$$\begin{matrix} \color{red}{Right_x}&\color{red}{Right_y}&\color{red}{Right_z}&0\\ \color{green}{Up_x}&\color{green}{Up_y}&\color{green}{Up_z}&0\\ \color{blue}{Forward_x}&\color{blue}{Forward_y}&\color{blue}{Forward_z}&0\\ T_x&T_y&T_z&1 \end{matrix}$$

The naming of the axes of a Cartesian coordinate system is arbitrary. You could refer to them as x, y, and z, but for the sake of clarity in this lesson, we will name them right (for the x-axis), up (for the y-axis), and forward (for the z-axis), as illustrated in Figure 1. The process of constructing a 4x4 matrix from a pair of points, "from" and "to," can be summarized in four steps:

• Step 1: Compute the forward axis. As shown in Figures 1 and 2, the forward axis of the camera's local coordinate system aligns with the line segment defined by the points from and to. A bit of geometry is enough to calculate this vector. You need to normalize the vector $$\text{From-To}$$. Pay attention to the direction of this vector: it is $$\text{From-To}$$, not $$\text{To-From}$$. This operation can be performed with the following code snippet:

Vec3f forward = Normalize(From - To);


Let's now calculate the other two vectors.

• Step 2: Compute the right vector. As we've learned from the lesson on Geometry, Cartesian coordinates are defined by three unit vectors that are perpendicular to each other. We also understand that if we take two vectors $$A$$ and $$B$$, they can be considered as lying in a plane. Furthermore, the cross product of these two vectors yields a third vector $$C$$ that is perpendicular to that plane, and thus perpendicular to both $$A$$ and $$B$$. This property allows us to generate the right vector. The strategy involves using an arbitrary vector to calculate the cross vector between the forward vector and this arbitrary vector. The result is a vector that is necessarily perpendicular to the forward vector, which can then be utilized in our Cartesian coordinate system as the right vector. The code to compute this vector is straightforward, requiring only a cross-product between the forward vector and this arbitrary vector:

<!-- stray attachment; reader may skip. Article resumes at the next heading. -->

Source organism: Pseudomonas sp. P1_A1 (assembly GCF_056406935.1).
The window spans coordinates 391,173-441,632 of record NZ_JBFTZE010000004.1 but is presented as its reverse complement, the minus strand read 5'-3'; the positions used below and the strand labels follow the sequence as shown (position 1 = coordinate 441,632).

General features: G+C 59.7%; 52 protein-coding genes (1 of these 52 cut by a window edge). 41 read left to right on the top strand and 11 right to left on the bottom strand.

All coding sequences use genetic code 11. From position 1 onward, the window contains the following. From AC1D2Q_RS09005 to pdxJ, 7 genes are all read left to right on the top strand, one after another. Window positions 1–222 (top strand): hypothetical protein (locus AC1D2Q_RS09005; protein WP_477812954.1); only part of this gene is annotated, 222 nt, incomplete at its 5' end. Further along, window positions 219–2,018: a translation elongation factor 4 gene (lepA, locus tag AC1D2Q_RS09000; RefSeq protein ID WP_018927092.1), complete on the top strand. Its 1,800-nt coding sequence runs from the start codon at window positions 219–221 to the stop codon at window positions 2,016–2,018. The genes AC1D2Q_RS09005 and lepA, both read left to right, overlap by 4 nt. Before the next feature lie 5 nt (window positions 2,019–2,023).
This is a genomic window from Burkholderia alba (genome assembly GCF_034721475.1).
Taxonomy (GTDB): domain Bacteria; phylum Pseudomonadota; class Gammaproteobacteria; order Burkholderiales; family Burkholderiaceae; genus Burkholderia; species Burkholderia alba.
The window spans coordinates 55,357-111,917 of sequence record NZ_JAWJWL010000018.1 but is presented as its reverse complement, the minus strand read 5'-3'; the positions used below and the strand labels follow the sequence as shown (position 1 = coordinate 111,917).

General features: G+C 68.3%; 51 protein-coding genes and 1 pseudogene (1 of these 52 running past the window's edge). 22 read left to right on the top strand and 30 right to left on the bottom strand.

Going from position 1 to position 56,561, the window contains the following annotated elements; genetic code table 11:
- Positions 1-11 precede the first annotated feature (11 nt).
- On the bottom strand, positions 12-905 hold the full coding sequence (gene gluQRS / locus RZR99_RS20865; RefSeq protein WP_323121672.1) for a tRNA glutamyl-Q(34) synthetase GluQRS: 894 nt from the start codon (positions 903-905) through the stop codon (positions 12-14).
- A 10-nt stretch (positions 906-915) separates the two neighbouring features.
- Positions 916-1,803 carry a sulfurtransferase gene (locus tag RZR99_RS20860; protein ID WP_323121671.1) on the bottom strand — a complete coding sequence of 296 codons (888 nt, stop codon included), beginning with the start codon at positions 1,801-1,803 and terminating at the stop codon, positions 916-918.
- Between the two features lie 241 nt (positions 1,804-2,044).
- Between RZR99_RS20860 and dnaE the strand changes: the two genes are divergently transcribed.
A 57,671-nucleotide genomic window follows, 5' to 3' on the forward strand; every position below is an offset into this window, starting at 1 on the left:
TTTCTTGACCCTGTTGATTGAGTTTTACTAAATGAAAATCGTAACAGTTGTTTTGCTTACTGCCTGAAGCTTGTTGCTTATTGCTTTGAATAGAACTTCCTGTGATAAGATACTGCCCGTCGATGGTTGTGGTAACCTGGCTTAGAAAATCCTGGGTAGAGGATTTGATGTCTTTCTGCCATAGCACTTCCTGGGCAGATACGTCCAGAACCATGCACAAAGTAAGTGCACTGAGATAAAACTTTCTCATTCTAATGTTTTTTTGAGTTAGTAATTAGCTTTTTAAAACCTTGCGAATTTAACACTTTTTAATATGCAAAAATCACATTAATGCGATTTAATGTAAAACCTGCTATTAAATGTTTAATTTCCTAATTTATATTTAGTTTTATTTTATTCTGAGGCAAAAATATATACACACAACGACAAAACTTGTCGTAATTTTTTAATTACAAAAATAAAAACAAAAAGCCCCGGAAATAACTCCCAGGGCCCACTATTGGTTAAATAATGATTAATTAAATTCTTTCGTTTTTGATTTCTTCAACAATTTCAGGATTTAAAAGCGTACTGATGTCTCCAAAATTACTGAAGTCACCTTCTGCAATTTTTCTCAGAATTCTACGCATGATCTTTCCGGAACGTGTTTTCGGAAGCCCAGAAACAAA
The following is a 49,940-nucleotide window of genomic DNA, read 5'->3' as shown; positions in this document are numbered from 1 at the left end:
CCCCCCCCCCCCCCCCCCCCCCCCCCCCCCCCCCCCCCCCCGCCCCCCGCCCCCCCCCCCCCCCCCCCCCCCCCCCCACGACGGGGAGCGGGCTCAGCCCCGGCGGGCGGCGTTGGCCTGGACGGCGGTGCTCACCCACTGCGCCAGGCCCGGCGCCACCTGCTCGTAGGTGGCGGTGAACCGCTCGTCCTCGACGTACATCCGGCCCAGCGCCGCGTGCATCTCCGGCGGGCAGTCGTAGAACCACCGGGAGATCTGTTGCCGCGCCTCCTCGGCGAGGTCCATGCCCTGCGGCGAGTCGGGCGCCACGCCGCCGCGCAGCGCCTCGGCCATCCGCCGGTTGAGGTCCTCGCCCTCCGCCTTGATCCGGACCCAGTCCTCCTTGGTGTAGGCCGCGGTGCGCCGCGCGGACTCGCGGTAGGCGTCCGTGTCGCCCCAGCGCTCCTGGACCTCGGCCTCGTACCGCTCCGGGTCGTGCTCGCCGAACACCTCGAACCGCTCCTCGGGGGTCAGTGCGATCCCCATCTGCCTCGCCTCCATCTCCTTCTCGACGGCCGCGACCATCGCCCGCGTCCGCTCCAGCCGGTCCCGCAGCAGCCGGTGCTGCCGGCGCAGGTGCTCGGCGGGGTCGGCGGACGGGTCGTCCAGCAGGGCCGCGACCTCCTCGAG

Vec3f right = crossProduct(randomVec, forward);


How should we select this arbitrary vector? In fact, this vector cannot truly be arbitrary, which is why the word is italicized. Consider this: if the forward vector is (0,0,1), then the right vector should be (1,0,0). This outcome is only achievable if we choose the vector (0,1,0) as our arbitrary vector. Indeed, $$(0,1,0) \times (0,0,1) = (1,0,0)$$, where the symbol $$\times$$ denotes the cross product. Recall the formula for calculating the cross-product:

Also, note from this observation that the right vector always resides in the xz-plane. You might wonder how this is possible if applying a roll to the camera would place the right vector in a different plane? Indeed, direct application of a roll to the camera using the look-at method is not feasible. To incorporate camera roll, you would first need to create a matrix for rolling the camera (rotating the camera around the z-axis) and then multiply this matrix by the camera-to-world matrix constructed with the look-at method.

Here is the final code to compute the right vector:

Vec3f tmp(0, 1, 0); Vec3f right = crossProduct(tmp, forward);


It's important to be mindful of the vectors' order in the cross-product calculation. Recall that the cross-product operation is anti-commutative (for further details, refer to the lesson on Geometry). A helpful mnemonic for remembering the correct order is to consider the cross product of the forward vector (0,0,1) with the up vector (0,1,0), which we know should yield (1,0,0) and not (-1,0,0). Familiarity with the cross-product equations should easily reveal that the correct order is $$up \times forward$$ and not the reverse. Now that we have the forward and right vectors, let's proceed to identify the "true" up vector.